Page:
THE DAYS of mobile FUD from the Gartner Group may be behind us, but IDG publishes something for its offspring entity, IDC, and it sounds like the familiar spin from Gartner, which denies that Android uses Linux.
More interesting, however, is this bit about Red Hat patches. It comes from Trustwave, which is not naming its partners in the site but invites companies to join. The analysis of patching from Microsoft is typically flawed because Microsoft famously cheats and admits it. Many sources are complicit as they do not talk about it. It ought to be noted that Trustwave is a Microsoft friend. In recent months alone we see press releases like this and that. Recently, a former Microsoft employee also used the "malware"-themed smear against Android. We need to watch out for this kind of stuff. On many occasions before that we have highlighted cases of former Microsoft staff developing firms whose sole purpose is to produce Microsoft spin (through seemingly “independent” sources). Here is just one memorable example. █
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Summary: Recent examples from the news show disparity between what patent lawyers are saying and what others have to say
Jon Potter believes that “Software patent trolls can be stopped by U.S. Patent Office and Congress” as he writes about mobile app developers (small businesses or even indie) who fall prey to software patents and trolls (which are seemingly a rising phenomenon). He says that “[w]hile app developers are angry with the trolls, they are also frustrated, rightly, with their government. The patent system was created to promote innovation and protect entrepreneurs. But in the trenches of the app development industry, people are intimidated and angered. App developers and entrepreneurs, the very people whom the patent system should protect, now consider software patents as inhibiting — rather than promoting — innovation.”
Another writer from the same area writes about expansion of USPTO regime to another place:
As the US Patent and Trademark Office prepares to open a Silicon Valley office, intellectual property stakeholders gathered at Stanford to tackle a big reason for USPTO’s enhanced regional presence: Software patents.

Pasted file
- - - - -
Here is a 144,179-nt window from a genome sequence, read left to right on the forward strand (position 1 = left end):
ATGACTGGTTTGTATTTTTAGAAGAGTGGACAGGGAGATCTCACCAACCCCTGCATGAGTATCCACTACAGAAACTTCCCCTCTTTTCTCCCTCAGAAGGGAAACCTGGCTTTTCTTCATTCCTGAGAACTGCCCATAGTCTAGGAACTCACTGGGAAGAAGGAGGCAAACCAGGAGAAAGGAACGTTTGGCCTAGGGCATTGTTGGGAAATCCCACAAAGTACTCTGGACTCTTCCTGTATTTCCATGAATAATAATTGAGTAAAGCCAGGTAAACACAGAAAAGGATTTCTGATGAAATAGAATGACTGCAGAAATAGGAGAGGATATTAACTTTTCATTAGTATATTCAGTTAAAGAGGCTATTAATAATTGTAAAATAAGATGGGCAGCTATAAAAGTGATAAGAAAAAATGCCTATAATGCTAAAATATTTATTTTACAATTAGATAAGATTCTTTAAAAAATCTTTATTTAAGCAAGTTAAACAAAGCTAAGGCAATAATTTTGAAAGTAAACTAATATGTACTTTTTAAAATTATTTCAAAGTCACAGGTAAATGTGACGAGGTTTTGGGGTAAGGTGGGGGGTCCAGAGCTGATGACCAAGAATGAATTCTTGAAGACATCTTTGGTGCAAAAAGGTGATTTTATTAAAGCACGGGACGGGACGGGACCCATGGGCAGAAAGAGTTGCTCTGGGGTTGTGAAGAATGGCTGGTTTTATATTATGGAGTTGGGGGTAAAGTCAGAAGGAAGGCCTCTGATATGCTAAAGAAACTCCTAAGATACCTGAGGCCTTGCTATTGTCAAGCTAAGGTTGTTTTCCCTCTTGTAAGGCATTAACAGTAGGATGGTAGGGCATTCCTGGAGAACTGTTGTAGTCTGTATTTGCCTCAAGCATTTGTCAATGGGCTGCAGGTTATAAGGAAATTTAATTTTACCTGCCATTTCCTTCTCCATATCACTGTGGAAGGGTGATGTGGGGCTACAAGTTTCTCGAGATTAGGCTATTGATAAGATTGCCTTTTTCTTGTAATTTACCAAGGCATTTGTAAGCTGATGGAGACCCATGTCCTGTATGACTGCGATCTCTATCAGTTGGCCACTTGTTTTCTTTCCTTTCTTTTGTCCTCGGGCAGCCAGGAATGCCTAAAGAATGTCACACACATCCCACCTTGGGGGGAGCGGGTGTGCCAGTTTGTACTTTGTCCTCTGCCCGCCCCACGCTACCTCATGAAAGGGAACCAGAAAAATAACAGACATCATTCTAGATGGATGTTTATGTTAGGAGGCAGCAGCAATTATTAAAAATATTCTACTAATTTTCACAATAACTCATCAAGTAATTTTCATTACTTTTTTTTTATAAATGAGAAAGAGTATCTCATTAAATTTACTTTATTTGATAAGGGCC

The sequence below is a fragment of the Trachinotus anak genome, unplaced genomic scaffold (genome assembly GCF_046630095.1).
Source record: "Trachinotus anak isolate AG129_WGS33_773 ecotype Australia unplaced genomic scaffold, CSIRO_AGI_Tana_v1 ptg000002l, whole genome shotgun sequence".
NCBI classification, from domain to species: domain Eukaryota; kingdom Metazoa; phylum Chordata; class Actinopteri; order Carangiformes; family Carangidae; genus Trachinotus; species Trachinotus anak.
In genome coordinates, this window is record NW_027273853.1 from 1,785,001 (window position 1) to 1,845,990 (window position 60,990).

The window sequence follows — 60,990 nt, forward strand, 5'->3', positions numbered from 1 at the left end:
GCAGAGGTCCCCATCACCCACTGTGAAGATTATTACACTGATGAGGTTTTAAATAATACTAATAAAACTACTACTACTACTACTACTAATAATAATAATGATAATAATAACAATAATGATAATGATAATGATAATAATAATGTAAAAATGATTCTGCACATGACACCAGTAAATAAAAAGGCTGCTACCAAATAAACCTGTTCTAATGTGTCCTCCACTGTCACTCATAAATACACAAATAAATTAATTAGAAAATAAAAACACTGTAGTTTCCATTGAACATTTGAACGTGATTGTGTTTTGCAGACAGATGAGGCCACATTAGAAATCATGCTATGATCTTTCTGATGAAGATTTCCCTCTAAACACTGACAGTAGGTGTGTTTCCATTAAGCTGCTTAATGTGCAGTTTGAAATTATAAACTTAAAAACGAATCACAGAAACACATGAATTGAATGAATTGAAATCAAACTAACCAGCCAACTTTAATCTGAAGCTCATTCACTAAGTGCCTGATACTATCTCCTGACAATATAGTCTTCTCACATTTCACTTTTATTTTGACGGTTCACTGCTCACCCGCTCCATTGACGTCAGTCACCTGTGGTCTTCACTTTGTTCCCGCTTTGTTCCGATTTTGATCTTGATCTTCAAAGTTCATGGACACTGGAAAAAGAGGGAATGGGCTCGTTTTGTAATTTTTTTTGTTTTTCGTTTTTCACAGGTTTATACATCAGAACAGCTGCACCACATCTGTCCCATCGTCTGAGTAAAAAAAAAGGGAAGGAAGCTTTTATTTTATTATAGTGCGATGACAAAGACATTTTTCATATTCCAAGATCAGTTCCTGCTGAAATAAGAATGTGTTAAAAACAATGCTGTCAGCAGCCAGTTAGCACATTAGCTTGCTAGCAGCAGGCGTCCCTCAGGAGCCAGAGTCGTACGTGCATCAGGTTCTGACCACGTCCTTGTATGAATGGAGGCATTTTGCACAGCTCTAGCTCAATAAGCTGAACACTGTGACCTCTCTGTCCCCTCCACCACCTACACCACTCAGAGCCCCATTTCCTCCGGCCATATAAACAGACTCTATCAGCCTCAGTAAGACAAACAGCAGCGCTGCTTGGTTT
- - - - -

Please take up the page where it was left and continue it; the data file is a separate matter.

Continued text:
For shame. Google has been working against software patents recently. Over at Wired, yet another lawyer, Christal Sheppard, keeps the rigged ‘debate’ going. Those rigged debates almost always exclude the most important component: developers.
Patents are often misunderstood and badly explained by propagandists. In an article by Mike Masnick he says: “Despite plenty of research showing that patents do not, in fact, lead to increased innovation (but rather increased patenting), many still assume that there’s a direct linkage. Of course, it is true that many successful industries see high rates of patents, but there is evidence that patents tend to lag the actual innovation, rather than predate it. That is, once an area or industry is innovative and successful then everyone rushes in to get patents and try to extract their piece of the pie, often slowing down the pace of innovation.
“So it’s fairly disappointing that the Brookings Institution, which normally does pretty good work on these kinds of things has put out a study about patents and innovation, and appears to be confusing correlation and causation in saying that patents lead to innovation and even (more ridiculously) that areas that aren’t doing enough patenting need to beef up their patents to increase innovation:”
Dennis Crouch gives his 50 cents, but he too is a law person, who in his post “Of Smart Phone Wars and Software Patents” helps justify the spread of software patents:
Stuart Graham (USPTO’s Chief Economist) and Saurabh Vishnubhakat recently published an interesting short paper entitled Of Smart Phone Wars and Software Patents. The paper largely defends the USPTO’s examination of software patenting by showing that its approach in the software arts is essentially the same as in other fields.
The two charts below come from the article. The first shows the percentage of first office actions that are first-action allowances. This is calculated for each fiscal year as the (# of first action allowances) / (# of first actions). The second chart looks at the first “final” action in a case. For their study, a final action is either (1) a final rejection or (2) an allowance. And, the first final is whichever one of those came first.
So basically, for lawyers and by extension the legal sphere it is okay to have mobile patent wars. Apple is meanwhile retrying a ban of leading Android devices:
Apple has now filed a normal appeal, after being turned down for en banc review by the entire Federal Circuit, regarding Judge Lucy Koh’s refusal to order an injunction against Samsung in the first Apple v. Samsung case, no. 11-CV-1846. That’s the one where Apple got a jury to order a billion plus in damages. Although I doubt that figure will stand. Anyway, Apple wants an injunction too, and here’s the brief [PDF] asking for it. The order [PDF] it’s appealing is found here as text. And I’ll work on a text version for you of this appeal brief next.